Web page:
But I didn’t promise the story of a birth, I promised the story of a death. Let’s skip a decade in order to read what the entire country thought was gonna be their final chapter in the history books of their unique film culture.

Ernest Shipman, Ontario native, aided in producing what was Canada’s greatest box office success in the silent age, 1919’s Back to God's Country (not lost), with a budget of $67,000, a profit of roughly $1.5 million, and the film that put Canadian film fiction firmly on the map. Shipman also aided in producing the first film that truly put Canadian films on the rocks, 1924’s Blue Water (now lost), which was such a disaster that it caused Shipman to leave his country in shame and live his final seven years in New York with nothing to show for it. That year, a single other Canadian feature film was produced, while production on short films also saw a rapid decline from the country with funds and confidence drying up (America? Unscathed during the Roaring 20’s and with enough stability to increase the amount of Hollywood films with Canadian-themed plots for both countries). Inserts for Hollywood pictures, newsreels, and short documentaries populated the rest of the 1920’s in terms of Canadian cinema, and all hope seemed very lost, not just for Canada but also for Europe. The United Kingdom, fed up with how many British movie theaters showed nothing but American content, retaliated by enforcing the Cinematograph Films Act of 1927, requiring 15% of all films shown in Britain to be of Commonwealth/UK origin and, in theory, allowing Britain to step-up their game to fit the quota. Canada wasn’t punished directly by the Films Act, the country being technically a dominion of the United Kingdom meant it wasn’t classified as a “foreign country” and could sneak in however many films they could muster up, but America decided to pounce upon this rule and established subsidiaries in Britain and, crucially, Canada to make “quota quickies”, films engineered to appeal specifically to the British market and hiring English/Canadian actors to work for American directors/producers. The small pool of Canadian talent became scooped-up for these disguised Hollywood productions and forced the country to live in complete inaction, with scarcely any films being made as a pureblood Canadian feature in the 30’s and 40’s. If you want an honest-to-god accurate reason towards why the Canadian film industry died until roughly the 60’s/70’s (when cultural sponsorship projects allowed the funding and revitalization of Canadian filmmakers to tell their own stories once again), the very nature of “quota quickies” is the biggest culprit, proximity to the States meant Canada couldn’t rebuild itself in the same efficiency as Britain’s overseas film industry could once the country realized they royally fucked up in 1938, and answers in detail why it died as it lived: a total ramshackle.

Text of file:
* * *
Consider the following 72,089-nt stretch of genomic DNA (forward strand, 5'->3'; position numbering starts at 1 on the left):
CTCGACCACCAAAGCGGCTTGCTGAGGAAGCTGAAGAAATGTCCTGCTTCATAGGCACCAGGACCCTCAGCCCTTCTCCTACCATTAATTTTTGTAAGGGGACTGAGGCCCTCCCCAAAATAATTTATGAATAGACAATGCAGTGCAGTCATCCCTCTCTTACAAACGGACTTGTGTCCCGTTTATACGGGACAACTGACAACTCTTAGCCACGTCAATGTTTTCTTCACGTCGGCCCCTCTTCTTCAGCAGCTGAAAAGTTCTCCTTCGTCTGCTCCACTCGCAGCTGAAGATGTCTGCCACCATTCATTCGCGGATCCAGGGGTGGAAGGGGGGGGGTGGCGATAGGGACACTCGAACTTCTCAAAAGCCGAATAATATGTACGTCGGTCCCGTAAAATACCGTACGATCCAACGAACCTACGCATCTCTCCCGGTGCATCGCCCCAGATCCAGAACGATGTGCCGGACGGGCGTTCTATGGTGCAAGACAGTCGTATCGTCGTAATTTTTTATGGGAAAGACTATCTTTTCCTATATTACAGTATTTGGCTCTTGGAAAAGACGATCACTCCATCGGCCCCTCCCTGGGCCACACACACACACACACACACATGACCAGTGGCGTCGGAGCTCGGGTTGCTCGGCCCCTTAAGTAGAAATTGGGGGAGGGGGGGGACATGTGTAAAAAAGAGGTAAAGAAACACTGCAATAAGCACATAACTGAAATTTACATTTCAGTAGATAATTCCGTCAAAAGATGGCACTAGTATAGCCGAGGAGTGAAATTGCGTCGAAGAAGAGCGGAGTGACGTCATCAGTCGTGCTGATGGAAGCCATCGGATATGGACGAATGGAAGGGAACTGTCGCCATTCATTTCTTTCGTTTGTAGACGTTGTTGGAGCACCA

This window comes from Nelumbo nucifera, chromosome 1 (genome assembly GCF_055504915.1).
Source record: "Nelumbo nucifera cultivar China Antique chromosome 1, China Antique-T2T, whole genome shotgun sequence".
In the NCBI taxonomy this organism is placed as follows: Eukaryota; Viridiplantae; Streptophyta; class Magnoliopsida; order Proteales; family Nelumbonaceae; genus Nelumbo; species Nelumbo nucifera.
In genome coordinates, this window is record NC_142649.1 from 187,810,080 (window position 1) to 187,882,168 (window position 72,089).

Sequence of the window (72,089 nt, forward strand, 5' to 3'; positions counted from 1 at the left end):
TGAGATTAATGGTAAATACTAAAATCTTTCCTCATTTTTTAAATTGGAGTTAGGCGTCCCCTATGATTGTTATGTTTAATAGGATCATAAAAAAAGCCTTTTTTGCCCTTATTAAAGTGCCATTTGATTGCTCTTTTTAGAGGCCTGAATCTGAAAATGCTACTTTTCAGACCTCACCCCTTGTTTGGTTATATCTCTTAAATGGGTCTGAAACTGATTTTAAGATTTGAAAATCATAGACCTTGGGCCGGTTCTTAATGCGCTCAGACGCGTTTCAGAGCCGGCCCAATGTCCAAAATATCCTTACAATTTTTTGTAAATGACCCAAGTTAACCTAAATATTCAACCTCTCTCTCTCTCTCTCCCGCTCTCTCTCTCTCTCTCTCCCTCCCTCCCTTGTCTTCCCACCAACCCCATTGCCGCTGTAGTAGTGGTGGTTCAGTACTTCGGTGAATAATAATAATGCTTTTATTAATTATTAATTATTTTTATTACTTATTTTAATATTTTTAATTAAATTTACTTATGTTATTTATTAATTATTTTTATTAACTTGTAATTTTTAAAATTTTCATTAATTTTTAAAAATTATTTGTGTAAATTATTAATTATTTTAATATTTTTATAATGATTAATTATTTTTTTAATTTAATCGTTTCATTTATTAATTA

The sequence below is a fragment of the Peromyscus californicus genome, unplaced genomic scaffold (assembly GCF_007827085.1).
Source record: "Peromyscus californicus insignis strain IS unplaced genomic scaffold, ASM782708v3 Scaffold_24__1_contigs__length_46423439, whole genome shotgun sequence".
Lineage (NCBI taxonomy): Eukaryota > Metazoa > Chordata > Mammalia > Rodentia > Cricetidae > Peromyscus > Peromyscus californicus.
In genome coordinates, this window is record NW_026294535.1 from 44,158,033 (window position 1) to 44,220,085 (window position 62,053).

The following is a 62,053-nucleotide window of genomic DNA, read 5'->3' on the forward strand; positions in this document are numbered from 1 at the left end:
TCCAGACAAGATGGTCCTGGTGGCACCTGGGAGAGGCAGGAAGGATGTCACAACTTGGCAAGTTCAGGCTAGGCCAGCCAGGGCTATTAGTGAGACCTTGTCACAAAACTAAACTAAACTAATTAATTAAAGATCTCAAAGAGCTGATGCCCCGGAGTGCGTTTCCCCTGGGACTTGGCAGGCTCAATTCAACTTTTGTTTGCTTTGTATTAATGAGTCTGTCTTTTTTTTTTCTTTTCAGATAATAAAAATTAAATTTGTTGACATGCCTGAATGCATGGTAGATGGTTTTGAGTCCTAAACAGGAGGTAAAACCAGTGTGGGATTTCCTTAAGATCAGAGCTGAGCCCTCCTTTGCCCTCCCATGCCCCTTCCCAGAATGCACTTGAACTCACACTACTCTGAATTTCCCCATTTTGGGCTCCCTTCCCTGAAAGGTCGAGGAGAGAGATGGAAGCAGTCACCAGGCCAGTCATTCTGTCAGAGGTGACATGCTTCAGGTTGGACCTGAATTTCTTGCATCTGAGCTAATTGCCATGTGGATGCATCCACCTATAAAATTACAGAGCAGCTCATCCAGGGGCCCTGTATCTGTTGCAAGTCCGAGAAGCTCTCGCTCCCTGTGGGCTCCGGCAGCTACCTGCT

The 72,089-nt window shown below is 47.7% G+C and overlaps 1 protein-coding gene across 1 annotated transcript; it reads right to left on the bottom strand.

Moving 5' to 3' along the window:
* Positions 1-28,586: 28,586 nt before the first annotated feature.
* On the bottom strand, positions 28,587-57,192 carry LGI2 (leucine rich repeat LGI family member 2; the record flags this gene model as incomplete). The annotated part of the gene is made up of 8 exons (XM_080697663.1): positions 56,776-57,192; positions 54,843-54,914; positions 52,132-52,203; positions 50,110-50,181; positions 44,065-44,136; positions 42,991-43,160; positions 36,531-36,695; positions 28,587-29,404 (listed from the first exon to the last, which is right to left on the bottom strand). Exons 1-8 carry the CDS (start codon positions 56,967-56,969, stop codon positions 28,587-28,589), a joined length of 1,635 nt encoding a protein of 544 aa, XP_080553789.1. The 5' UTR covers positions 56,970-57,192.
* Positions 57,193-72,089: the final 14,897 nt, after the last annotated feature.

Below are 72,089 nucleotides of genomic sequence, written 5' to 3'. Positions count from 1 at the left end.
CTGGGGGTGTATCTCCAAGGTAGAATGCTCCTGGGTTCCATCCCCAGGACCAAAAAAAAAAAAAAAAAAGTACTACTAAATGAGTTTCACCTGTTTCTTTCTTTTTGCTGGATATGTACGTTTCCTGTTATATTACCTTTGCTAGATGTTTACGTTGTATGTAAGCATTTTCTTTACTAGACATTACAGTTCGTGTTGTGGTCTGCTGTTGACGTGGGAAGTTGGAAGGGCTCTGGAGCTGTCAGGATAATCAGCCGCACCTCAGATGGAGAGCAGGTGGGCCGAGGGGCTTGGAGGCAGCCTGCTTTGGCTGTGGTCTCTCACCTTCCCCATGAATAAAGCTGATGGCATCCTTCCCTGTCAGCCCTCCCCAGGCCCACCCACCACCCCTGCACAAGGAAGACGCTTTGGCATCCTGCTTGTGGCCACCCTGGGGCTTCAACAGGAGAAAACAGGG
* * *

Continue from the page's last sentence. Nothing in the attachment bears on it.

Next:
….So what’s the deal, then, with Carry on, Sergeant!?

The Ontario Motion Picture Bureau was one of those many film studios responsible for pushing Canada’s cinematic output to the world, not through fiction but with the time-tested production of educational reels to inform and promote the infrastructure of Ontario and its civilians, happily state-sponsored in 1917 and boldly distributing 1,500 reels of 28mm safety stock (which was less combustible than the 35mm nitrate film stock popular at the time) per year. Like the rest of Canada, things changes for the OMPB come the mid-20’s, as the much safer 16mm film stock became more popular and caused 28mm to be irrelevant and useless, and controversies/protests over its bureaucratic decisions led to it slowing production on their short church-approved shorts. Still, by 1927 it was one of the few film organizations left standing that wasn’t left abandoned due to Hollywood absorbing its talents, and private investors came together to try and make a hell of a Hail Mary for their country, funneling however much money they could into something that would save the country a la Back to God's Country and regain their lost footing. 1918’s The Romance of Old Bill (now lost) was a decent success in its home country of Britain and was an even bigger success in Canada (adjusted by the relative standards of “success” for Canadian films, of course), where it was curiously renamed into their snapper title Carry On!, and the OMPB looked at this film as a reference point towards how to bring Canada back to its days of glory, even going so far as to hire the man who created Old Bill to give them a helping hand.

The problem was that the man that went on to write their comeback film was also chosen to direct the film. That man had never directed a film before and he would proceed to prove he had no goddamn idea what he was doing.